A good late 18th century 'Grand Tour' micro mosaic Medallion depicting a finch by Giacomo Raffaelli,
Lot 93
A good late 18th century 'Grand Tour' micro mosaic Medallion depicting a finch by Giacomo Raffaelli, dated 1788,
Sold for £3,360 (US$ 5,647) inc. premium
Lot Details
A good late 18th century 'Grand Tour' micro mosaic Medallion depicting a finch
by Giacomo Raffaelli, dated 1788,
the bird seated on a branch on a rocky outcrop within a cell border, the copper backplate inscribed Giacomo Raffaelli, Fece, Roma 1788, later mounted as a brooch, 5.8cm deep, 2" deep, 5.8cm (2") diameter.

Footnotes

  • Literature: See Jeanette Hanisee Gabriel, The Gilbet Collection, Micromosaics, Philip Wilson Publishers, p.14 and p.288-9.

    Giacomo Raffaelli was born in 1753 and died in 1836. Celebrated as a one of the best artists working in hardstones and mosaics in his day, he is credited as being the inventor of micro-mosaics. Although originally thought to have been a member of a family who supplied smalti at the Vatican Mosaic workshop but had risen in statue and importance by 1775 to give his first exhibition of works in Rome in that year.
    Raffaelli was awarded the title Councillor of Liberal Arts by Stanislaus II Augustus, King of Poland in 1787. Later in 1804 he was elected director of the Milan mosaics workshop, founded the year before on Napoleon's orders by Eugene Beauharnais, at the request of the Alpine Republic (later renamed the Italian Monarchy from 1805). He returned to Rome from Milan somewhere between 1817 and 1820 when he was named Counsellor the Emperor of Russia. He died in 1836 at his house at 92 via Babuino and was buried in the church of St. Stanialas of the Poles in Rome.
    Many of the major European galleries, museums and collections house works by Raffaelli in their permanent collections. These include a snuffbox dated 1780 mounted by the Dresden Court Jeweller Johann Christian Neuber in the Gilbert Collection, London, a tabletop at Syon House, London bearing Raffaelli's Rome address, a lifesize version of Leonardo da Vinci's 'The Last Supper' based on a copy by Giuseppe Bossi of 1808-9 in the Church of the Minorites, Vienna and a portrait of the Bishop of Poland, Michael Poniatowski after a painting by Marcello Bacciarelli in Warsaw Cathedral. A pair of tabletops by Raffaelli and Giuseppi Leonardi (Roman, fl. 1781-1811)originally from Burton Constable, and possibly by acquired by Clifford Constable on his honeymoon in 1827 are now in the collection of Temple Newsam, Leeds.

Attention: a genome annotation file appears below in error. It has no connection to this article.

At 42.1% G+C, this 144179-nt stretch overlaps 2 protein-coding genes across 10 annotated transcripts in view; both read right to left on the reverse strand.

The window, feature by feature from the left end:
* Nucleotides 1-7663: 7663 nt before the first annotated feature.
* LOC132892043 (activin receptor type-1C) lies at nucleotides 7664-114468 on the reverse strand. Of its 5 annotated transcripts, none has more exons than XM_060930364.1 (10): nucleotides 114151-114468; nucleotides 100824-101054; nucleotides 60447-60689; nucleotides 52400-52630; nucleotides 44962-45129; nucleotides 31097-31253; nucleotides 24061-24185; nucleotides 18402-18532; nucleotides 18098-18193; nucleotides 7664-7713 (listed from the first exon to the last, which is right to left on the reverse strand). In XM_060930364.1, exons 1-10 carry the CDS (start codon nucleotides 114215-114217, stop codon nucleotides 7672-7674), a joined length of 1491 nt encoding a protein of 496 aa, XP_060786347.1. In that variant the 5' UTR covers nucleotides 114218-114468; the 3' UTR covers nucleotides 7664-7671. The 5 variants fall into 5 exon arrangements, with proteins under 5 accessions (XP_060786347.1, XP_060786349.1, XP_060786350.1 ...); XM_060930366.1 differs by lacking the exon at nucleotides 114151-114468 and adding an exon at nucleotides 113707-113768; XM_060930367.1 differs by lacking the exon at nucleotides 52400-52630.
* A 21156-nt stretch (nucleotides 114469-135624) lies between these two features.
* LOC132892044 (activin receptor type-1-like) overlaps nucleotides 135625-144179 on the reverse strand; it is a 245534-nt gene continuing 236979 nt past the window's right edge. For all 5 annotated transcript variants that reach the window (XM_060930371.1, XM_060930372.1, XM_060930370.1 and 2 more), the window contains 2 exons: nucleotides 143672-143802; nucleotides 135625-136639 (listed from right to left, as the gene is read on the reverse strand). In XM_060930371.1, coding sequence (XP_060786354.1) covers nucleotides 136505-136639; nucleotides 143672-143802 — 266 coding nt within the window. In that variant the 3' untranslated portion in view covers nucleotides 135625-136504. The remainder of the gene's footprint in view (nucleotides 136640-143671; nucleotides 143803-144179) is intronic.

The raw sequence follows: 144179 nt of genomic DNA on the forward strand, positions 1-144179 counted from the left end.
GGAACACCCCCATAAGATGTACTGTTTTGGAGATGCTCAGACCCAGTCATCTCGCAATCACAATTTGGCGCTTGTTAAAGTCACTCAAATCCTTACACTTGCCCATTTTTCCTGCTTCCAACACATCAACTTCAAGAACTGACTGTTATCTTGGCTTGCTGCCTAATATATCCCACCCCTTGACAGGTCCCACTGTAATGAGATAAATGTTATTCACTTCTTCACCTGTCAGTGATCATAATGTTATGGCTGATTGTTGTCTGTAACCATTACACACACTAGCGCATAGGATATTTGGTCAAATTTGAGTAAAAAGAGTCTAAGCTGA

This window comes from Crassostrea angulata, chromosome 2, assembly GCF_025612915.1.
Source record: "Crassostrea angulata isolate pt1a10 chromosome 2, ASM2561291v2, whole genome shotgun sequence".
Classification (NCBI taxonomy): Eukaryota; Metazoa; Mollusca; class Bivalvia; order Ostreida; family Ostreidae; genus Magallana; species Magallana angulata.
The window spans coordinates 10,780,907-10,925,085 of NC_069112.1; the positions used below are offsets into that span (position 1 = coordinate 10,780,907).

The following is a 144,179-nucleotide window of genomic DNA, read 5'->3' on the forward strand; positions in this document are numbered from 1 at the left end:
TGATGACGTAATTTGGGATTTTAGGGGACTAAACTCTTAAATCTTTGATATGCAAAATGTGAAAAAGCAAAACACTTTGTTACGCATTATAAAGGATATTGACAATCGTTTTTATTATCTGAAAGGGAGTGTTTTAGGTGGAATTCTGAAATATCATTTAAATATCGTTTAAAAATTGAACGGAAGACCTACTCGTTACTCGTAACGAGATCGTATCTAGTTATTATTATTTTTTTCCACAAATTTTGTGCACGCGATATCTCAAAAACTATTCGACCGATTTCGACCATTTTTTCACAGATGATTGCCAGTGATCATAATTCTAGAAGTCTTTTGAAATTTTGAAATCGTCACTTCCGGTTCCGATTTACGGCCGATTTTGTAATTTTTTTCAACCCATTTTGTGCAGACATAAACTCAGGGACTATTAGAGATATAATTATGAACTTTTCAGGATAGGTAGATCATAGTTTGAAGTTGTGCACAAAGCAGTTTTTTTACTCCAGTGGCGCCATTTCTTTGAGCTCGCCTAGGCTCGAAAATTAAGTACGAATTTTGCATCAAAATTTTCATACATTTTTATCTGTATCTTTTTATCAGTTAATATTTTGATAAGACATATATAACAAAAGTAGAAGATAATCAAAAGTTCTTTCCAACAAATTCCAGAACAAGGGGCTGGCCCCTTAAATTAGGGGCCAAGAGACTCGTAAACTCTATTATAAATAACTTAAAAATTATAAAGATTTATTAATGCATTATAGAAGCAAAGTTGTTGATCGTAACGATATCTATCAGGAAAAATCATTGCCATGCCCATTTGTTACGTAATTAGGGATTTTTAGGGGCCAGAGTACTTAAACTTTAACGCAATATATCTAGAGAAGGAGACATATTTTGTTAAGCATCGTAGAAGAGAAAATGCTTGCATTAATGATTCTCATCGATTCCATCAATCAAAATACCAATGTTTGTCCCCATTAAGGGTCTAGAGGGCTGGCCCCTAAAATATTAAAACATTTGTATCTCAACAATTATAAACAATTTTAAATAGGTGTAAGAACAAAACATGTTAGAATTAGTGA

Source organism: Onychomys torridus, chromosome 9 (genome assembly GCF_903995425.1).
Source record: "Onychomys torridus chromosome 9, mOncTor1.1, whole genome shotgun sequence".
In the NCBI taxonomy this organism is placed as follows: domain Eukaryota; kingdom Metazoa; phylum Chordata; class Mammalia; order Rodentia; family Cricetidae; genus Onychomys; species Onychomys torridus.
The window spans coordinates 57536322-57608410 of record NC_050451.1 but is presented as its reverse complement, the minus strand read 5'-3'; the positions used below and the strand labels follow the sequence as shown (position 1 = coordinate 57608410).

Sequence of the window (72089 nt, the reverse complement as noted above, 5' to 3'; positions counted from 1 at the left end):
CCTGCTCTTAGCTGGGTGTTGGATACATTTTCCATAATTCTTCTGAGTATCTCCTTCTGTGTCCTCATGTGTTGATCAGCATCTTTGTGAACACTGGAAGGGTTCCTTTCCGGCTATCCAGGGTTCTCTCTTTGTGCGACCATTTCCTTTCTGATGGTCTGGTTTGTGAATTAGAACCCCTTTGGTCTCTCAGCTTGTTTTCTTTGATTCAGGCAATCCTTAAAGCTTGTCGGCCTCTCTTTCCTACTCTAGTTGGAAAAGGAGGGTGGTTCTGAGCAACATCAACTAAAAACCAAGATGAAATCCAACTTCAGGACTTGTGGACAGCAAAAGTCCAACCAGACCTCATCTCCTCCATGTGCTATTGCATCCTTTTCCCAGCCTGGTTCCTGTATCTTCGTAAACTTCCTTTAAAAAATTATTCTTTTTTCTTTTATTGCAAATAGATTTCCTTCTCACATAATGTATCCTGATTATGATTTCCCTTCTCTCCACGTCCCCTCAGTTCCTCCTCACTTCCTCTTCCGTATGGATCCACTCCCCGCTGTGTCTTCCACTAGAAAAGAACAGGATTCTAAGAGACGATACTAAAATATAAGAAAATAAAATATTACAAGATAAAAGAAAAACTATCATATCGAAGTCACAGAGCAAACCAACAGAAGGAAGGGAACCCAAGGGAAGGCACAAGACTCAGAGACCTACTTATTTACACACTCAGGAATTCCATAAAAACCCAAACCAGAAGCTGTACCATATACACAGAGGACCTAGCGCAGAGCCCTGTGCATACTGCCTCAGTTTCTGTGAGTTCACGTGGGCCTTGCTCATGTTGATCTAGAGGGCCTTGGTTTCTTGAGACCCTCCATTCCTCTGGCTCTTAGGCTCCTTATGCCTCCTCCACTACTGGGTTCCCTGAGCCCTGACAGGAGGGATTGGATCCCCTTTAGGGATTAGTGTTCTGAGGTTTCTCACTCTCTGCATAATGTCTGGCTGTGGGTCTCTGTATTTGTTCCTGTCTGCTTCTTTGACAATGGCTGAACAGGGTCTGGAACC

Of particularly note are five comparable works at the Hermitage Museum, St. Petersburg, which along with other larger pieces were acquired after Raffaelli's death. These include a miniature plaque depicting a bird and a mouse dating from the late 18th century and four small micromosaic plaques comprising one mounted as a snuffbox depicting Tivoli, signed and dated 1800, a rabbit, signed and dated 1796, 'Pliny's Doves' and a fox and pheasant, both dating from the early 19th century.

    Raffaelli developed his micromosaic technique during a period of great change within the Vatican mosaic workshops. At this time the workers began taking on private commissions which led to a number of them starting their own workshops to sell to transportable miniature plaques to dealers and tourists using tiny tesserae. This new technique enabled the makers to create finely executed works which simulated brushstrokes creating perspective, shadow and movement including hitherto unavailable details such as the texture of an animals fur and the bloom on a flower. Although the unusual plaque depicting a finch dated 1788 is perhaps not as fine and realistic in detail as his later early 19th century examples, it nevertheless illustrates the prowess of the his artist and technical talent even before it reached its technical zenith.
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